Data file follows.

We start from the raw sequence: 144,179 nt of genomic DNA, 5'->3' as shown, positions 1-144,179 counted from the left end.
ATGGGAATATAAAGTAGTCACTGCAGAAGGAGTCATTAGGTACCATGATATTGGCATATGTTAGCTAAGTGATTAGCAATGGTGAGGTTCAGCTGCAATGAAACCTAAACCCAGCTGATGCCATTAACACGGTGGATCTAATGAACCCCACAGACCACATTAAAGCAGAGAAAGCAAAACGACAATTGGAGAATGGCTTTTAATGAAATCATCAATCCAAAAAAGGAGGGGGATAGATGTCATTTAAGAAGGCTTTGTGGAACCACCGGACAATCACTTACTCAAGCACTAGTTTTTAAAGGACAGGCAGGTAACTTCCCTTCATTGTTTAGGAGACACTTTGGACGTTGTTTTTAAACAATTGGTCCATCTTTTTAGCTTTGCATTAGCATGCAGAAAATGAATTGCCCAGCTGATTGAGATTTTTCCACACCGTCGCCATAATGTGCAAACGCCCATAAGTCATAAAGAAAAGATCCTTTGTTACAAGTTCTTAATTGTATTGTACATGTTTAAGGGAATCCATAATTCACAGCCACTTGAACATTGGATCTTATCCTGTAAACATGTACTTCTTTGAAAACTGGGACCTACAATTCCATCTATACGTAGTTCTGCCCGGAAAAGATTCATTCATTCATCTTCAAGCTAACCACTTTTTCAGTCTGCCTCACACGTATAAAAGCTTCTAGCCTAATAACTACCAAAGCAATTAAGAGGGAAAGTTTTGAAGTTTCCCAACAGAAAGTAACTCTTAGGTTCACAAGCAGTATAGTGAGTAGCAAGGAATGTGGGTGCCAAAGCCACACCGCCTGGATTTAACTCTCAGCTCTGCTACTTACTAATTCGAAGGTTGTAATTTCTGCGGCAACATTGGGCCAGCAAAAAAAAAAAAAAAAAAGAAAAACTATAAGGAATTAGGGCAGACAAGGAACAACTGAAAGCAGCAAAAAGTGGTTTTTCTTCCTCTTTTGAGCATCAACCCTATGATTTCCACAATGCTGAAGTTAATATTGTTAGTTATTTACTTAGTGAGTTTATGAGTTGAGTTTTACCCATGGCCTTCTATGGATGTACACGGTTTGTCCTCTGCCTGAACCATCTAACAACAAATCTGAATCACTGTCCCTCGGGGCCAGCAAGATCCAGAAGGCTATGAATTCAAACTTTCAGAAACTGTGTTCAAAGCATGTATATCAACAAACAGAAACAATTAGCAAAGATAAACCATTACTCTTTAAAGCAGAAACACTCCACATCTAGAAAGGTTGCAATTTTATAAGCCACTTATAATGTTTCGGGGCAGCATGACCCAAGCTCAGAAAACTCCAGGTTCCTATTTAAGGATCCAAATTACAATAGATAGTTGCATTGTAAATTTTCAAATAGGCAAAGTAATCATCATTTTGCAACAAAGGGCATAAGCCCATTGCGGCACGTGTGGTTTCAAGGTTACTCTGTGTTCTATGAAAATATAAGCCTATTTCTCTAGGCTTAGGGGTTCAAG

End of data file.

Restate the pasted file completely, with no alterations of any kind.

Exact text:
We start from the raw sequence: 144,179 nt of genomic DNA, 5'->3' as shown, positions 1-144,179 counted from the left end.
ATGGGAATATAAAGTAGTCACTGCAGAAGGAGTCATTAGGTACCATGATATTGGCATATGTTAGCTAAGTGATTAGCAATGGTGAGGTTCAGCTGCAATGAAACCTAAACCCAGCTGATGCCATTAACACGGTGGATCTAATGAACCCCACAGACCACATTAAAGCAGAGAAAGCAAAACGACAATTGGAGAATGGCTTTTAATGAAATCATCAATCCAAAAAAGGAGGGGGATAGATGTCATTTAAGAAGGCTTTGTGGAACCACCGGACAATCACTTACTCAAGCACTAGTTTTTAAAGGACAGGCAGGTAACTTCCCTTCATTGTTTAGGAGACACTTTGGACGTTGTTTTTAAACAATTGGTCCATCTTTTTAGCTTTGCATTAGCATGCAGAAAATGAATTGCCCAGCTGATTGAGATTTTTCCACACCGTCGCCATAATGTGCAAACGCCCATAAGTCATAAAGAAAAGATCCTTTGTTACAAGTTCTTAATTGTATTGTACATGTTTAAGGGAATCCATAATTCACAGCCACTTGAACATTGGATCTTATCCTGTAAACATGTACTTCTTTGAAAACTGGGACCTACAATTCCATCTATACGTAGTTCTGCCCGGAAAAGATTCATTCATTCATCTTCAAGCTAACCACTTTTTCAGTCTGCCTCACACGTATAAAAGCTTCTAGCCTAATAACTACCAAAGCAATTAAGAGGGAAAGTTTTGAAGTTTCCCAACAGAAAGTAACTCTTAGGTTCACAAGCAGTATAGTGAGTAGCAAGGAATGTGGGTGCCAAAGCCACACCGCCTGGATTTAACTCTCAGCTCTGCTACTTACTAATTCGAAGGTTGTAATTTCTGCGGCAACATTGGGCCAGCAAAAAAAAAAAAAAAAAAGAAAAACTATAAGGAATTAGGGCAGACAAGGAACAACTGAAAGCAGCAAAAAGTGGTTTTTCTTCCTCTTTTGAGCATCAACCCTATGATTTCCACAATGCTGAAGTTAATATTGTTAGTTATTTACTTAGTGAGTTTATGAGTTGAGTTTTACCCATGGCCTTCTATGGATGTACACGGTTTGTCCTCTGCCTGAACCATCTAACAACAAATCTGAATCACTGTCCCTCGGGGCCAGCAAGATCCAGAAGGCTATGAATTCAAACTTTCAGAAACTGTGTTCAAAGCATGTATATCAACAAACAGAAACAATTAGCAAAGATAAACCATTACTCTTTAAAGCAGAAACACTCCACATCTAGAAAGGTTGCAATTTTATAAGCCACTTATAATGTTTCGGGGCAGCATGACCCAAGCTCAGAAAACTCCAGGTTCCTATTTAAGGATCCAAATTACAATAGATAGTTGCATTGTAAATTTTCAAATAGGCAAAGTAATCATCATTTTGCAACAAAGGGCATAAGCCCATTGCGGCACGTGTGGTTTCAAGGTTACTCTGTGTTCTATGAAAATATAAGCCTATTTCTCTAGGCTTAGGGGTTCAAG